Eduardo Halfon is the author of fourteen books of fiction published in Spanish. His latest, Mourning, published in English by Bellevue Literary Press in 2018, received the Edward Lewis Wallant Award (US), the Prix du Meilleur Livre Étranger (France), and the Premio de las Librerías de Navarra (Spain). In 2018, he was awarded the Guatemalan National Prize in Literature, his country’s highest literary honor. He currently lives in Paris and holds a fellowship from Columbia Institute for Ideas and Imagination. (November 2019)

IN THE REVIEW

NYR DAILY

A Few Seconds in Paris

The Paris Métro, France, 1992

I was twenty-eight years old and working as an engineer in Guatemala and I knew that if I wanted to be a writer I needed to go to Paris. And so I quit my job, bought a one-way ticket, and flew to Paris in the early winter of 1999, with no other plan than to become a writer. I knew that my entire life up to that point had been lived by someone who no longer existed, or who no longer wanted to exist. I was all alone. I was miserable, and helpless, and completely lost.

Pandemic Journal, March 17–22

Dispatches on the coronavirus outbreak from Madeleine Schwartz in Brooklyn, Anne Enright in Dublin, Joshua Hunt in Busan, Anna Badkhen in Lalibela, Lauren Groff in Gainesville, Christopher Robbins in New York, Elisa Gabbert in Denver, Ian Jack in London, Vanessa Barbara in São Paolo, Rachel Pearson in San Antonio, A.E. Stallings in Athens, Simon Callow in London, Mark Gevisser in Cape Town, Sarah Manguso in Los Angeles, Ruth Margalit in Tel Aviv, Miguel-Anxo Murado in Madrid, Tim Parks in Milan, Eduardo Halfon in Paris, Anastasia Edel in Oakland, and more.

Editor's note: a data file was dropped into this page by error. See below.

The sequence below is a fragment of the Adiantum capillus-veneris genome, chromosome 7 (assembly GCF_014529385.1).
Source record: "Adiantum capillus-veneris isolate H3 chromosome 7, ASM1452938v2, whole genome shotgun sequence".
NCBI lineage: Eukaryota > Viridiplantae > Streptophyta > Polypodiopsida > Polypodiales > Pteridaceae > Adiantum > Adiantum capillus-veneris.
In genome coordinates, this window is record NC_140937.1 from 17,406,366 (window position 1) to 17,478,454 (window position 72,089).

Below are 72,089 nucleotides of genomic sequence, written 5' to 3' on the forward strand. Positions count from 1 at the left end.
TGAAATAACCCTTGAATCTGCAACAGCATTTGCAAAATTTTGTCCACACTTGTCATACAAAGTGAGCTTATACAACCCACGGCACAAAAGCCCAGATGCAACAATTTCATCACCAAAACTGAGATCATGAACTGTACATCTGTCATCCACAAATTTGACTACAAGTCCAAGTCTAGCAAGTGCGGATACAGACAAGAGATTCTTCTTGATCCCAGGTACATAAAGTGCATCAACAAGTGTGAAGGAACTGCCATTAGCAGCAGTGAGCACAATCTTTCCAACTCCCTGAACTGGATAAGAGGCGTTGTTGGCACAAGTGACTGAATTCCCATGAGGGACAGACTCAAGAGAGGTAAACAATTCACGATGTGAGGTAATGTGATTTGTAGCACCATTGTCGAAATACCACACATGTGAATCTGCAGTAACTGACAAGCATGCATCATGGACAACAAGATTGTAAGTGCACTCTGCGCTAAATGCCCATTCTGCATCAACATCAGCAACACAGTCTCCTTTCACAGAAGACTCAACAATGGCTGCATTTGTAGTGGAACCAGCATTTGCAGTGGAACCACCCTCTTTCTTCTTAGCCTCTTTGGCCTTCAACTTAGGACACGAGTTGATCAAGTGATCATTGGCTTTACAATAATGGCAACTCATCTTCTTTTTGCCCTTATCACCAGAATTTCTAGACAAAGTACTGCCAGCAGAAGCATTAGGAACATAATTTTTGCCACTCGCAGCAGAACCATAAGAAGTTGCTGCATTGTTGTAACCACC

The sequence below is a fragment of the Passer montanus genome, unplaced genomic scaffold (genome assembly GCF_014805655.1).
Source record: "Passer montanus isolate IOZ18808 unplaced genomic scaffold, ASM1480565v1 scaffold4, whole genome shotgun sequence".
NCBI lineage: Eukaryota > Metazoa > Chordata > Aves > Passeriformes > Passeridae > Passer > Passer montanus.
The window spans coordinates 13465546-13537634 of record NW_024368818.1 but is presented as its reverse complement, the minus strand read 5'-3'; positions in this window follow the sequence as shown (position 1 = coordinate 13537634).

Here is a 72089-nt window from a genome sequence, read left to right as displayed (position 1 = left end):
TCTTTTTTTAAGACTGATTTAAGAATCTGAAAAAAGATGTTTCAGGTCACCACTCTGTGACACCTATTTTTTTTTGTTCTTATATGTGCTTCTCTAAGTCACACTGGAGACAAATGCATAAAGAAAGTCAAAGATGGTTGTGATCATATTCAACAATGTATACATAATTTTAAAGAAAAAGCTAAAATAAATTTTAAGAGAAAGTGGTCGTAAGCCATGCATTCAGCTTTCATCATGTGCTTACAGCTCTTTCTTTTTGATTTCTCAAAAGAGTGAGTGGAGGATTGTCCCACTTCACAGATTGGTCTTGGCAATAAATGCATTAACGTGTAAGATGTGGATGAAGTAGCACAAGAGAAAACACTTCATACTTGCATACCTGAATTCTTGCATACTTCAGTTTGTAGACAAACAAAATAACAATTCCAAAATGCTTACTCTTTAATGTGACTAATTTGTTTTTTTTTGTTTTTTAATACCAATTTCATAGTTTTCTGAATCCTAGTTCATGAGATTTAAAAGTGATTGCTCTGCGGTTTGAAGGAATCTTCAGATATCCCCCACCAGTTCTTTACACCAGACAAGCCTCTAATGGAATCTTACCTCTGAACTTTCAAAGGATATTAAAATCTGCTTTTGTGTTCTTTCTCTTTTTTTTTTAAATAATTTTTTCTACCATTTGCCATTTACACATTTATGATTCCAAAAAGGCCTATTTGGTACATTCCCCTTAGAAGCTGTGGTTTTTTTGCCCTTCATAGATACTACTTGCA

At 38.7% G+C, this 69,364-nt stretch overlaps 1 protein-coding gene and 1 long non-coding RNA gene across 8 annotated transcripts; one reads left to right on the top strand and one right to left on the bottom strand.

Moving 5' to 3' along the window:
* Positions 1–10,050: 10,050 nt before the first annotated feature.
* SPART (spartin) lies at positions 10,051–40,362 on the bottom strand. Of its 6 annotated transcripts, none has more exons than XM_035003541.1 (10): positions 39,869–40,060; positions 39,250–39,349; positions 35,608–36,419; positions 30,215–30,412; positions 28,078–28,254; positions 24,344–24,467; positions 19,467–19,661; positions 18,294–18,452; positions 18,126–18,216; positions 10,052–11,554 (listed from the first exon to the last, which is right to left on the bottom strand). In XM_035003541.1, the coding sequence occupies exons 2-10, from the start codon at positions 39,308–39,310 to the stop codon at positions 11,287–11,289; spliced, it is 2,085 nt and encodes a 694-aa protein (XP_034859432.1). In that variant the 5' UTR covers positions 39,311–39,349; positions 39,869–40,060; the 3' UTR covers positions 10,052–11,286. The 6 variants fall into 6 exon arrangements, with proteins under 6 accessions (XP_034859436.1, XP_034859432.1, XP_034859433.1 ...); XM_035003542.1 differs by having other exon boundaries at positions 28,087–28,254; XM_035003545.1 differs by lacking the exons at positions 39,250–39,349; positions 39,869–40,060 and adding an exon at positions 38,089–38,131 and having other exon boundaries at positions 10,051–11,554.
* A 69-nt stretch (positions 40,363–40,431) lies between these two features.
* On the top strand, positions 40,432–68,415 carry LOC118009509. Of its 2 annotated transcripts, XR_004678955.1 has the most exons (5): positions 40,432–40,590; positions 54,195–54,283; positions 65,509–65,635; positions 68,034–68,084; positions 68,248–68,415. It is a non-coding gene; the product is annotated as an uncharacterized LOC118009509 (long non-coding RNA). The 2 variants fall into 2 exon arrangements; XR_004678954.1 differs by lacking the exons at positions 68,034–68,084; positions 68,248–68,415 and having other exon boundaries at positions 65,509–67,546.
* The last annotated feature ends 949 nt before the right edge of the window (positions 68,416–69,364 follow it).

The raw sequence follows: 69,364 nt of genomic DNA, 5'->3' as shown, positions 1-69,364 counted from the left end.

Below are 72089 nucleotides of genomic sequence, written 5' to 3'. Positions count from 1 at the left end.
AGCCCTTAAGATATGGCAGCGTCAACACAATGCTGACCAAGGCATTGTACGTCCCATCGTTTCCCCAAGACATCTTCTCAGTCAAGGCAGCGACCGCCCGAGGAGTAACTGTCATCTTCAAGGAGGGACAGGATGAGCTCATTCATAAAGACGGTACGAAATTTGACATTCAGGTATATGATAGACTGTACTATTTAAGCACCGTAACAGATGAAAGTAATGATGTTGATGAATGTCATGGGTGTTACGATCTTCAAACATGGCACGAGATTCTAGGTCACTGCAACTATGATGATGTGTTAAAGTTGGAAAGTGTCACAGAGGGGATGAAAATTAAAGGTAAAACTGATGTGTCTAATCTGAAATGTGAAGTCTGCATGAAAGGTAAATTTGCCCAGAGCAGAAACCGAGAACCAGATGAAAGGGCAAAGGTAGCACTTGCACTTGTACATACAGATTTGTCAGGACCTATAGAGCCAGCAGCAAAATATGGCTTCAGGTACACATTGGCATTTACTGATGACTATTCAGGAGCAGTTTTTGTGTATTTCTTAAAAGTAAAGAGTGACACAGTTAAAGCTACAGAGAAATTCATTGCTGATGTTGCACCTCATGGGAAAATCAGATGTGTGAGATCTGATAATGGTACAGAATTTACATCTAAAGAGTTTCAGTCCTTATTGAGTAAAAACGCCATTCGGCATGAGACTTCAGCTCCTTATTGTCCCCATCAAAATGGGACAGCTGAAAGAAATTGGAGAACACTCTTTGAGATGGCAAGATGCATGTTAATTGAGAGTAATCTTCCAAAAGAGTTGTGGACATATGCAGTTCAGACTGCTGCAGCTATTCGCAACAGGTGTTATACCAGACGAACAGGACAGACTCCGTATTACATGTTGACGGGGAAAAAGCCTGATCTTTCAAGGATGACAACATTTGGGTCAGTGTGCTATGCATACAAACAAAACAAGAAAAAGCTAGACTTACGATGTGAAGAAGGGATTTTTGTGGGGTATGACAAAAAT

El Lago

A boy playing near Lake Atitlán, in the highlands of Sierra Madre, Guatemala, 1975

We called it El Lago. The Lake. As kids, growing up in the Guatemala of the 1970s, we spent most weekends and holidays of my childhood there, jumping off the wooden dock, learning to swim in the icy blue water. One early morning, we all woke up to find two indigenous men floating face down by the wooden dock. They were naked and bloated. Guerrilleros, my father said, his tone far from compassionate or even sympathetic. Guerrilla fighters, probably from one of the surrounding villages. I was still too young to understand that the military used to dispose of some of their enemies there, dumping the dead and tortured bodies into the water. A few weeks later, my grandparents sold the chalet.